The analysis chips are simply fabricated at low cost, using single-layer optical lithography for electrode patterning, and well-established micromoulding techniques for defining the fluid channel that permit many chips to be made from a single mould.
This system is highly sensitive, with an ability to distinguish particles with diameters differing by only a few percent.
The team's initial motivation for this research arose through conversations with biologists about previous work in Cleland's lab, in which they developed a high-throughput electronic detector for larger microparticles and cells ("High-bandwidth radio frequency Coulter counter").
"Our collaborators informed us of the significant need for similar technologies for particle analysis on the nanoscale for studying blood and other potential clinical applications, and we set to work" recounts Fraikin. "Only once we became more deeply involved in the project did we begin to appreciate the broader context for this work, given the range of applications for which nanoparticles in this size range are being developed, and the lack of practical sizing technologies that were available."
The researchers hope to see this analysis technology used in a variety of applications. Nanoparticles are being developed for use in a broad range of industries, including the alternative energy sector (in nanophotovoltaics and supercapacitors) and medicine (in drug delivery and imaging applications). This novel nanoparticle analyzer could directly be used for quality analysis and quality control of nanoparticle synthesis in any one of these sectors.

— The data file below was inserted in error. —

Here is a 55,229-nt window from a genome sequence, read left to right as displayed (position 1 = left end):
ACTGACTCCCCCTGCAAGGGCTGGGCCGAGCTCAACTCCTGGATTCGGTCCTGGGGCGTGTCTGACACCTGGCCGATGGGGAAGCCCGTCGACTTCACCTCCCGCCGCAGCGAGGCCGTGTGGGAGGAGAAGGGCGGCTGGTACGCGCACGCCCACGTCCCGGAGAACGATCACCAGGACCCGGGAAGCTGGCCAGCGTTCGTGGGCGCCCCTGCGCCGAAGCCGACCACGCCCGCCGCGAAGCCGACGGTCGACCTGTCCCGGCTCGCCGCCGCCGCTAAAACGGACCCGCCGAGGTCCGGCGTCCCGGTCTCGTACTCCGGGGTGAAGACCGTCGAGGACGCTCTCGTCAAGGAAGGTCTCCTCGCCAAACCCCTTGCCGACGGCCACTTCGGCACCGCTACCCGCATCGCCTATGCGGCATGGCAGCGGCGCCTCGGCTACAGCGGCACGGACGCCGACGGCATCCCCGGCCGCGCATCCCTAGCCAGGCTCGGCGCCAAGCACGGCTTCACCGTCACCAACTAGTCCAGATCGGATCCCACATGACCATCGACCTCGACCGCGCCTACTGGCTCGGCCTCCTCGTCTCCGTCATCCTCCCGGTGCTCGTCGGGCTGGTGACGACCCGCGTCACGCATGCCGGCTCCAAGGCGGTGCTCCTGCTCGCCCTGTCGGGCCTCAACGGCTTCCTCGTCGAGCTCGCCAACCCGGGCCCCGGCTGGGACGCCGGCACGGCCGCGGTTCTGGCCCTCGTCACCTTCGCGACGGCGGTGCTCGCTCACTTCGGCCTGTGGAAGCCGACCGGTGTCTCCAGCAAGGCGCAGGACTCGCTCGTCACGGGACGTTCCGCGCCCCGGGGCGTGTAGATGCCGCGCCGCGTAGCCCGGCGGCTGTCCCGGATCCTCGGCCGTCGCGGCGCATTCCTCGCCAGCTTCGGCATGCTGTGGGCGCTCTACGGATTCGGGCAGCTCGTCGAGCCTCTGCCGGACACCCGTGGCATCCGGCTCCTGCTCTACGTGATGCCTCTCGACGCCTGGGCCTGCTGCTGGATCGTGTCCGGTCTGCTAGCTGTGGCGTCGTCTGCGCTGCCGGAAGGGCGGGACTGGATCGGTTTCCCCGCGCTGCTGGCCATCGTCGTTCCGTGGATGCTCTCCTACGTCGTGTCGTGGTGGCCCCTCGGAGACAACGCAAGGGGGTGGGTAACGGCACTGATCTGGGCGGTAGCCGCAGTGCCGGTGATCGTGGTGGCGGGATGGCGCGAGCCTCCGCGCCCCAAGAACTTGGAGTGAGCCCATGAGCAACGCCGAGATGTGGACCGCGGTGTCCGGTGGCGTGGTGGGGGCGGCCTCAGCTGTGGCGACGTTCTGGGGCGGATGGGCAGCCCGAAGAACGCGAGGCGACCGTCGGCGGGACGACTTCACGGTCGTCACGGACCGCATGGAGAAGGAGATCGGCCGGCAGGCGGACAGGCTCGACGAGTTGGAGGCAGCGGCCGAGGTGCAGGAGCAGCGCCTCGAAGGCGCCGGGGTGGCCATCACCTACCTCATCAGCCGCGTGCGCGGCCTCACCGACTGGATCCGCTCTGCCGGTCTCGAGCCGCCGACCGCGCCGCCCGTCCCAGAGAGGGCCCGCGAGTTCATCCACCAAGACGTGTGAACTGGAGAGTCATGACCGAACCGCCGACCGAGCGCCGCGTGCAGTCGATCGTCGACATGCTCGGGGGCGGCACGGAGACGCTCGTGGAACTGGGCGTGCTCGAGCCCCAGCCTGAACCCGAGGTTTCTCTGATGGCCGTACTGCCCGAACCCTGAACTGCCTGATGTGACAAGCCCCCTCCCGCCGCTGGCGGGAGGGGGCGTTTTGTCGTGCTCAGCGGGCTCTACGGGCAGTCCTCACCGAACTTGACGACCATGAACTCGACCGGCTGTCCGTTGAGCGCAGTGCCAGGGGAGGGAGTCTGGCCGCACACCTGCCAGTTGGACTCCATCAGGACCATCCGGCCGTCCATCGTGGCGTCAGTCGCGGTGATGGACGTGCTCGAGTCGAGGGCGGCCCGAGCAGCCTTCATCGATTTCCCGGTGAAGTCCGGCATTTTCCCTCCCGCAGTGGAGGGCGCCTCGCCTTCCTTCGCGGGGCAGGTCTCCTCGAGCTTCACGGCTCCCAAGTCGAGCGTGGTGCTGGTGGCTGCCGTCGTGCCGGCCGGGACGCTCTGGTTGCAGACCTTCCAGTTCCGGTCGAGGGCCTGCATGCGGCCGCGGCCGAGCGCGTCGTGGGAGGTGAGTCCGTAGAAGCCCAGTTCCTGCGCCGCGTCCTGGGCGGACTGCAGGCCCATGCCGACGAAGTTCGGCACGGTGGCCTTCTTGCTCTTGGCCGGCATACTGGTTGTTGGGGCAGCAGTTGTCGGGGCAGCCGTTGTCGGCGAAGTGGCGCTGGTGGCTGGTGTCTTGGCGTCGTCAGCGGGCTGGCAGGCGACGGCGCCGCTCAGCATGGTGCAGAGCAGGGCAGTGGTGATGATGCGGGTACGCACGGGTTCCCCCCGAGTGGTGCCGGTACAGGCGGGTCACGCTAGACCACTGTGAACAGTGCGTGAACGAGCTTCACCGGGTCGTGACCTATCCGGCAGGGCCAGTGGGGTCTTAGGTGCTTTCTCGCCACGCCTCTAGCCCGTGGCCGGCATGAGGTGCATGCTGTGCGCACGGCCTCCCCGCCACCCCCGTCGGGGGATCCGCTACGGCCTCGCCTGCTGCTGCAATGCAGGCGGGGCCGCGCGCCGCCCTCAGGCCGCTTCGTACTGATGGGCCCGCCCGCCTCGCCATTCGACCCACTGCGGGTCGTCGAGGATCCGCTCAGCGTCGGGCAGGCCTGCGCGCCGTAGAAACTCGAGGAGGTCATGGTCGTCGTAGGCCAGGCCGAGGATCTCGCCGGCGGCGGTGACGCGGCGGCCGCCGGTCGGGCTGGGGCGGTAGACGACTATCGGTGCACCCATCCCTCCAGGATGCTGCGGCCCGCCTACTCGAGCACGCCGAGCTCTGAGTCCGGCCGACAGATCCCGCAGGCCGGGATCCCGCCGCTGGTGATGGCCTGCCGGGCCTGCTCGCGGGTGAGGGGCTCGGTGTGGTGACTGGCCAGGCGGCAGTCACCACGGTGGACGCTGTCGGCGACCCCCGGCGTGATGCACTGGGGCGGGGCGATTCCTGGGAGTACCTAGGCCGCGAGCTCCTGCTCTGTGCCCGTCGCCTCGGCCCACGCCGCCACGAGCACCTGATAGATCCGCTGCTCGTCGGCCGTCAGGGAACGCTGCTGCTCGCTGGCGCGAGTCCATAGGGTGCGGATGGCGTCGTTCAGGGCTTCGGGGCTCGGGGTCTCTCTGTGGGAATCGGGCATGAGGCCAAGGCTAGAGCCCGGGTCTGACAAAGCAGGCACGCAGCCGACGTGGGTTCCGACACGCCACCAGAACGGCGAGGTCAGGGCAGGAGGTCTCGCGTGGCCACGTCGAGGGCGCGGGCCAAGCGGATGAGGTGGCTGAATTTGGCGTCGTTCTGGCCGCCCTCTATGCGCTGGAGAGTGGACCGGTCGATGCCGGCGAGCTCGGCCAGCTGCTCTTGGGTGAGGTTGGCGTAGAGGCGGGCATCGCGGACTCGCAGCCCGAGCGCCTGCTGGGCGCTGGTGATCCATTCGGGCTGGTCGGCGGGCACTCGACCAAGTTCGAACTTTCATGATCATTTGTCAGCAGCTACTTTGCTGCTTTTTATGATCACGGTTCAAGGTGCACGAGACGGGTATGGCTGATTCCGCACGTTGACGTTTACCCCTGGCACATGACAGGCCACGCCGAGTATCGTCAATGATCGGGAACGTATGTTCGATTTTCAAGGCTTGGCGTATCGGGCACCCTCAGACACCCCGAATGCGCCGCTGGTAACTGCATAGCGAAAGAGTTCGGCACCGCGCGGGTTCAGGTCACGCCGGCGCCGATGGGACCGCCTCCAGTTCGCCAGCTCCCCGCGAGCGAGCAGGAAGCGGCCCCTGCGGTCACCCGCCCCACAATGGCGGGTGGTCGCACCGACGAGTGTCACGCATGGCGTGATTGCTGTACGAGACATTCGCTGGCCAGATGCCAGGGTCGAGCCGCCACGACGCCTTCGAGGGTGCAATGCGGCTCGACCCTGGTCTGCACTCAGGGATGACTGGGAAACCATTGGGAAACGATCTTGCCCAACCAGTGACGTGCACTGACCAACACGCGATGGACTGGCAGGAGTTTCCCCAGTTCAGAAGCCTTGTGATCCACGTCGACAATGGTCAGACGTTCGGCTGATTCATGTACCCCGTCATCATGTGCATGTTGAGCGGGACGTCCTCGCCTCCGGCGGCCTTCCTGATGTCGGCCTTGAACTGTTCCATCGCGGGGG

Fraikin points out that applications in more fundamental research areas exist as well. "As a specific example, consider studies that use synthetic nanoparticles and genetically modified viruses to understand the biomolecular mechanisms of cancer ("Coadministration of a Tumor-Penetrating Peptide Enhances the Efficacy of Cancer Drugs"). In many of these studies, the concentration of nanoparticles in a fluid sample forms the metric for interpreting the experimental results. In our paper, we showed that our analyzer could be used in precisely this application, with great improvements in simplicity and the time required for analysis."
The rapid development of so many new types of nanoparticles and nanoparticle applications entails a great need for tools capable of the physical characterization of these particles. While the nanoparticle analyzer discussed here measures two very basic physical properties of nanoparticles – their size and concentration in solution – many other characteristics of nanoparticles, such as surface charge, surface roughness, detailed particle shape and electric or magnetic polarizability are critical to their applications and will require tools for the high-throughput measurement these properties as well.
Seems like the team has their work cut out for them.